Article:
As a student in Paris, Cheick Oumar Sissoko obtained a DEA in African History and Sociology and a diploma in History and Cinema from the Ecole des hautes études en sciences sociales. He then continued his studies in cinema at the Ecole nationale Louis Lumière.
On his return to Mali, he took up directing at the Centre National de la Production C inématographique (CNPC), where he directed Sécheresse et Exode rural ("Drought and Rural Exodus").
In 1995, he directed Guimba (The Tyrant), which won special jury prizes at the International Film Festival of Locarno, and l'Etalon de Yennenga ("Stallion of Yennenga") at FESPACO (the Panafrican Film and Television Festival of Ouagadougou).
In 1999, La Genèse (Genesis) was released, which won Sissoko another Etalon de Yennenga at FESPACO. In 2000, he directed Battù, based on a novel by Aminata Sow Fall which won him the RFI Prize for Cinema at Fespaco in 2001.
He has created a production company called Kora Film.
Sissoko and Oumar Mariko founded a political party, African Solidarity for Democracy and Independence (SADI), in 1996. Sissoko is the party's president. He was nominated as the Minister of Culture in the government of Prime Minister Ahmed Mohamed Ag Hamani on 16 October 2002 and remained Minister of Culture in the government of Prime Minister Issoufi Ousmane Maïga, which was named on May 2, 2004. On August 8, 2007, following the death of Minister of National Education Mamadou Lamine Traoré in July, Sissoko was named Minister of National Education, while remaining Minister of Culture. He was not included in the government named on October 3, 2007.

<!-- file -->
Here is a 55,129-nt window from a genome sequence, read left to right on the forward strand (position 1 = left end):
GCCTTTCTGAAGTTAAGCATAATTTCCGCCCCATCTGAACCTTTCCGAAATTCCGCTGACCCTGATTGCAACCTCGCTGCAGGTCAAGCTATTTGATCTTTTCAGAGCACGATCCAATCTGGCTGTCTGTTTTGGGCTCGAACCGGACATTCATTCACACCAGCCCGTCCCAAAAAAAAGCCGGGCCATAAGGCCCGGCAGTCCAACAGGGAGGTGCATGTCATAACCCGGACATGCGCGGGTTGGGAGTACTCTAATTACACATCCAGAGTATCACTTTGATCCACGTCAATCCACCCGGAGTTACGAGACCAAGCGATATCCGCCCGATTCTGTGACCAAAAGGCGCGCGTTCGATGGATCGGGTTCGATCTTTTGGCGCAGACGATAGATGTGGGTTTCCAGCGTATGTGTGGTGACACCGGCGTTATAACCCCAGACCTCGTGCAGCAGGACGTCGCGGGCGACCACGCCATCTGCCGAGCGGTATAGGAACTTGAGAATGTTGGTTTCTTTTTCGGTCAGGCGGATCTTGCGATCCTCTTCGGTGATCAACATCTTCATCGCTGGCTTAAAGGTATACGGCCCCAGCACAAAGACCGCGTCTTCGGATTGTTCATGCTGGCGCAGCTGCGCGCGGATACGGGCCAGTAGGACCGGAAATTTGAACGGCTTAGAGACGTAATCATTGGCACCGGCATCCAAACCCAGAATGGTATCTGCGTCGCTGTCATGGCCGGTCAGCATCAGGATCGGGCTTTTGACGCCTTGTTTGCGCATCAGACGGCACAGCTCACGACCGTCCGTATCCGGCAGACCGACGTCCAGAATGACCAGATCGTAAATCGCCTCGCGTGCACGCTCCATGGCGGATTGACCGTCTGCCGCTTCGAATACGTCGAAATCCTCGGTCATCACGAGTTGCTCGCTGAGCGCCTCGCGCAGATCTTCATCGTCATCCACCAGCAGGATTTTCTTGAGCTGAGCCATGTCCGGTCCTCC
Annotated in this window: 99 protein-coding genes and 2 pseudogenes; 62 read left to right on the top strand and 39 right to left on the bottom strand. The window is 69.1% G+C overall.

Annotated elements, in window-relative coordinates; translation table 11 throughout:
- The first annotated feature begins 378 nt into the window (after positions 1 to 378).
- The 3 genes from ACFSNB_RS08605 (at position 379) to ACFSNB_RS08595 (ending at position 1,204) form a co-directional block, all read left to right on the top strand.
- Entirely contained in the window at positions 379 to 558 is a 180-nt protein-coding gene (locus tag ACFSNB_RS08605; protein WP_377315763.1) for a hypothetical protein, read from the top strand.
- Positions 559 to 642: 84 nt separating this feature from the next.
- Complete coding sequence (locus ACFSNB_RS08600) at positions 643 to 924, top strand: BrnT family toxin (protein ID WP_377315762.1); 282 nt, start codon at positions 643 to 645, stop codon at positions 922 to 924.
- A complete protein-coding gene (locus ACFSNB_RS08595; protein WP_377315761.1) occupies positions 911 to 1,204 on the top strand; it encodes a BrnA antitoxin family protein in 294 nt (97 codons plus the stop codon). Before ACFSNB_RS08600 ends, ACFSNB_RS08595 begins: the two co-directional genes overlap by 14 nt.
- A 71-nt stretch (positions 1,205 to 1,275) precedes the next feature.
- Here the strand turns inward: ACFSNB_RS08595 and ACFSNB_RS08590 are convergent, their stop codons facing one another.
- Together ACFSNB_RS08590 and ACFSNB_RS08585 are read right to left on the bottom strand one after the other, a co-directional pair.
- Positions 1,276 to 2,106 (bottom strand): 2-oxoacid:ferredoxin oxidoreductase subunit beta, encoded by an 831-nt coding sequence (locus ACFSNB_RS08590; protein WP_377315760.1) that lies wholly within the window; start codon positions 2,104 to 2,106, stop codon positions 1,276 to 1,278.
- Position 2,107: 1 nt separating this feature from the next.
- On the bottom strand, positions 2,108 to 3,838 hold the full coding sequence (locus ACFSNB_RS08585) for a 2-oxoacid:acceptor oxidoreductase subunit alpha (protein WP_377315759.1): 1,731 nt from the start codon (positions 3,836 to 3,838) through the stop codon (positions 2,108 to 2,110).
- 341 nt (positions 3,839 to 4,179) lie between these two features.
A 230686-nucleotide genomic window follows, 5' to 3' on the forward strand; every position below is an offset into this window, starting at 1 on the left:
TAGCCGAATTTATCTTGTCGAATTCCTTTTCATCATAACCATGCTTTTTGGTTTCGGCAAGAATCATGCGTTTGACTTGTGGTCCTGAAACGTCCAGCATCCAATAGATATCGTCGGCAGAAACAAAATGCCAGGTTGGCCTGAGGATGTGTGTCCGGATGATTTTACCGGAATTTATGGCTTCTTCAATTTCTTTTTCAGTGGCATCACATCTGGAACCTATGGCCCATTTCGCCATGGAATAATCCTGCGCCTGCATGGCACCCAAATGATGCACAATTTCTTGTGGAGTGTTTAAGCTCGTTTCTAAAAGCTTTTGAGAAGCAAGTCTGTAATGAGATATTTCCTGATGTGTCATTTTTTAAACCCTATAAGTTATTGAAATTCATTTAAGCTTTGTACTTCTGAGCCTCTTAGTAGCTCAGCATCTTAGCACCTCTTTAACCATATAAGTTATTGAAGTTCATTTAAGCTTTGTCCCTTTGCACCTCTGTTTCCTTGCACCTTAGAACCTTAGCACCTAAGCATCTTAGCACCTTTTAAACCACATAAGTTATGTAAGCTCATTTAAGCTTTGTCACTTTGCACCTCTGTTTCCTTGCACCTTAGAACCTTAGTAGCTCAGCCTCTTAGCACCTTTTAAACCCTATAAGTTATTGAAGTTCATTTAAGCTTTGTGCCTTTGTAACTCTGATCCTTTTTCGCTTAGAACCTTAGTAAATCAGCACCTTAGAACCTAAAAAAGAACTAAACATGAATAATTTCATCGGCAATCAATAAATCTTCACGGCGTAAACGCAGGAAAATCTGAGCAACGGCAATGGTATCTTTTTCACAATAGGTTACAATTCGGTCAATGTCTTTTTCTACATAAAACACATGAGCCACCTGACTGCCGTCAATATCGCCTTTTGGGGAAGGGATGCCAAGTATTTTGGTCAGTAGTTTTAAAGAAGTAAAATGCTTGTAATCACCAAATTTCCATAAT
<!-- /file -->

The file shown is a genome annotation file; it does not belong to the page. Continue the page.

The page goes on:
Another film that Sissoko created was called "The Garbage Boys". This film tells a bittersweet story about children growing up in Bamako, Mali; it showed them fighting obstacles on a daily basis. The children portrayed in the film were shown having to carry their own desks to school, picking up garbage to make money, play in the streets, learn vices, as well as watch their mothers die in childbirth. The film seemed to have different effects on different populations. Author Manthia Diwara notes in their book that when observing different populations reaction to the film, the wealthier populations that saw the film felt badly for the characters and cried while the poorer populations of Mali laughed because they felt that it was true and that everyone should have to experience it.
The themes of the film, "The Garbage Boys" is in accordance with Sissoko's personal views in terms of promoting diversity and understanding. In an interview at the Festival au Desert as the Minister of Culture he states:
I believe my most important task is safeguarding the cohesion between the various ethnic groups in Mali. One of the available instruments is subsidising festivals like this one... The differences date from many centuries ago. We must welcome those differences and show respect for one another. We do that rather well because the people of Mali are extremely hospitable and socially oriented. The festivals have an important meeting function, and work very well.
In 1999, Sissoko was honoured with a Prince Claus Award from the Prince Claus Fund, an international culture and development organisation based in Amsterdam.L'Ecole malienne (1982)
Les Audiothèques rurales (1983)
Sécheresse et exode rural (1984)
Nyamanton, la leçon des ordures (1986)
Etre jeune à Bamako (1992)
L'Afrique bouge (1992)
Problématique de la malnutrition (1993)
Guimba, un tyrant, une époque (English: Guimba the Tyrant) (1995)
La Genèse (1999)